The experience of using two screens, he argues, is “transformational … When I first started using the Surface Duo, I doubted how much value the dual screen would add: I never thought that would be in my phone There are more screens but not only has the Duo convinced me that the extra space is worth it, it has completely changed my way of thinking about how I use my phone. ”

This is not positive at all. The camera is “good for video calling” but “mediocre … compared to the Pixel or iPhone.” Overall, however, this is what Duo’s designers will turn to when they need to cheer.

Android central

Microsoft Surface Duo Review: Hot Mess

Android Central’s headline says it all. This is an in-depth review by Daniel Bader, who made a good faith effort to embrace hardware and Microsoft-centric software, despite being all in Google services.

Conclusion: “The Surface Duo should not be available to buy right now. Its software is still too small to ask people to spend $ 1,400 for the privilege of owning Microsoft’s smallest surface.”

Mashable

Microsoft Surface Duo Review: Is It The New Normal?
I saw many such reviews, among which Joseph Woppe of Mashable made a title change after its initial publication. The original title was “Is this the future of smartphones?”

And like all headlines in the form of a question, both titles eventually make headlines in Betteridge’s law: “Any title that ends in a question mark can be answered by the word number.”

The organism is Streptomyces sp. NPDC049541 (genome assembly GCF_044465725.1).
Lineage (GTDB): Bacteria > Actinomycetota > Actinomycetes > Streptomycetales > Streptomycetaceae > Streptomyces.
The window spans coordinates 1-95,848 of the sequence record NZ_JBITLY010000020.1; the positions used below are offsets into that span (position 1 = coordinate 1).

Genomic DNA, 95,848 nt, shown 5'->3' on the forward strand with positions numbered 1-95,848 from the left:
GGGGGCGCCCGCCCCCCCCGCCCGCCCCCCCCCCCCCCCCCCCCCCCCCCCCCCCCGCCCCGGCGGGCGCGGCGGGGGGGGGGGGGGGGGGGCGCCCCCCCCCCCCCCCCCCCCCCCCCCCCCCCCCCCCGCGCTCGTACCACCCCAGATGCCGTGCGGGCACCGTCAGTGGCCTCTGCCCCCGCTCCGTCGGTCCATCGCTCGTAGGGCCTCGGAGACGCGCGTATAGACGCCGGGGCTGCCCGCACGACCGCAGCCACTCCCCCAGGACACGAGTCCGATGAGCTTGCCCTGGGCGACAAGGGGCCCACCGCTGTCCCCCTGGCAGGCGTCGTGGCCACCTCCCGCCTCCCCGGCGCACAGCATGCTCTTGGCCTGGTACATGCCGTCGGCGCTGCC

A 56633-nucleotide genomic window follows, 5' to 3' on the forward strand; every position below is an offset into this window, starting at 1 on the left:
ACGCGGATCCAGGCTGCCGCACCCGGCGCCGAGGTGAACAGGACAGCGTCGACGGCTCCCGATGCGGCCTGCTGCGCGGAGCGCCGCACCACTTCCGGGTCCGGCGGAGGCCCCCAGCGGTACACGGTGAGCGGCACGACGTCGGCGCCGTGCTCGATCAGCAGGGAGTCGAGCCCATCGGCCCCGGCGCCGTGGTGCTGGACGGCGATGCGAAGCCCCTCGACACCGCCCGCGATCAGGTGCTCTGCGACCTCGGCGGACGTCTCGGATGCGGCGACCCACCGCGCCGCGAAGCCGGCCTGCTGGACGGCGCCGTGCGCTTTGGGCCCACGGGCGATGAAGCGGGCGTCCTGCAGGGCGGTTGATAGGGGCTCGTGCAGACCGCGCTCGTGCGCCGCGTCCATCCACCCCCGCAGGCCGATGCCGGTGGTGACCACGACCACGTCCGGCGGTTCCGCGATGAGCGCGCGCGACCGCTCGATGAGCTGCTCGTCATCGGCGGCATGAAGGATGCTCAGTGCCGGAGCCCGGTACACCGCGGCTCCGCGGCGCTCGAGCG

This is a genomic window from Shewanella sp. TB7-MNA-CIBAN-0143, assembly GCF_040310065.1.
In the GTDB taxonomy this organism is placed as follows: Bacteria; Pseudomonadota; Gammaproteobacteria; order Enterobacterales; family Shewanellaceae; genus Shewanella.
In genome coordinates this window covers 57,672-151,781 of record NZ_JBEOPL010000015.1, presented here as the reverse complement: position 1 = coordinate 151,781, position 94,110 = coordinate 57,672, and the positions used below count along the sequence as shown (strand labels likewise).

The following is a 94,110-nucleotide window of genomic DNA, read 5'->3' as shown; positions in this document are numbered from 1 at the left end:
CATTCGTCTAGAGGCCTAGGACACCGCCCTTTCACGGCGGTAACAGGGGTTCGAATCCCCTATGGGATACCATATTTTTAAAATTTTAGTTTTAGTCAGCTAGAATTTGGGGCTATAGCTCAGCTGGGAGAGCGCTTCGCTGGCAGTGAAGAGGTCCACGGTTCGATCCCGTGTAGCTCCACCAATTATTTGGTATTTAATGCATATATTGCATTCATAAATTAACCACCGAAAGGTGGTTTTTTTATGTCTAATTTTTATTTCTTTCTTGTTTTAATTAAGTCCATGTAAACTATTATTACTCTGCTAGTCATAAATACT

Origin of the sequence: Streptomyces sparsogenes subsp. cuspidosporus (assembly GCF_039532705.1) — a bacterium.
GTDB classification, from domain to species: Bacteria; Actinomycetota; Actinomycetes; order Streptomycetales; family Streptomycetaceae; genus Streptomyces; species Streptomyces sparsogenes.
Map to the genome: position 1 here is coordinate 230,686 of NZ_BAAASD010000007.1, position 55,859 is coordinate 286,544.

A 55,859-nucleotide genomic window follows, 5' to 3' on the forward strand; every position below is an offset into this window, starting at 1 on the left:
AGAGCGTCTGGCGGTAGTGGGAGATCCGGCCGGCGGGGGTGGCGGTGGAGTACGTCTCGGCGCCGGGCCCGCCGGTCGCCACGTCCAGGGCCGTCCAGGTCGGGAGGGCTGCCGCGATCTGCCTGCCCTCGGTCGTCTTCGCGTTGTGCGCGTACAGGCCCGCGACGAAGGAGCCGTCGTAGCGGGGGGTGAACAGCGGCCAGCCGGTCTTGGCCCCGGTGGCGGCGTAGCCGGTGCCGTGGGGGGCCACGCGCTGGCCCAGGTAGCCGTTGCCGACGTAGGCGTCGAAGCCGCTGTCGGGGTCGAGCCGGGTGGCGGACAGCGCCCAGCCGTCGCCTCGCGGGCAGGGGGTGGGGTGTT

This is a thorough review that is very similar to the rest of the examples listed here, but the conclusion is significantly more optimistic: “I like Doo. Yes, despite all those bugs and the lack of a front-facing notification panel, it’s something awesome. . … It’s just $ 1,400 that’s a lot to ask for convenience, especially when it’s no service. ”

Fast company

Microsoft Surface Duo Review: Two Screens, Unfinished Software

Harry McCracken, who had been watching overhyped devices in this business for a long time, casts a justifiably skeptical look at the Surface Duo. They found that “the strangeness in the extreme is overcome by a combination of outright bugs and usability issues, which Microsoft has not quite resolved.”

After a detailed recount of some of those issues, McCracken delivers a wait-and-see verdict: “The company stresses that Duo’s software is work in progress, and says it plans to push out monthly software updates. It would work a lot better after an update or two. But even though I was smoked with the idea that this tool represents, I would rather wait and watch than just drop my money down. ”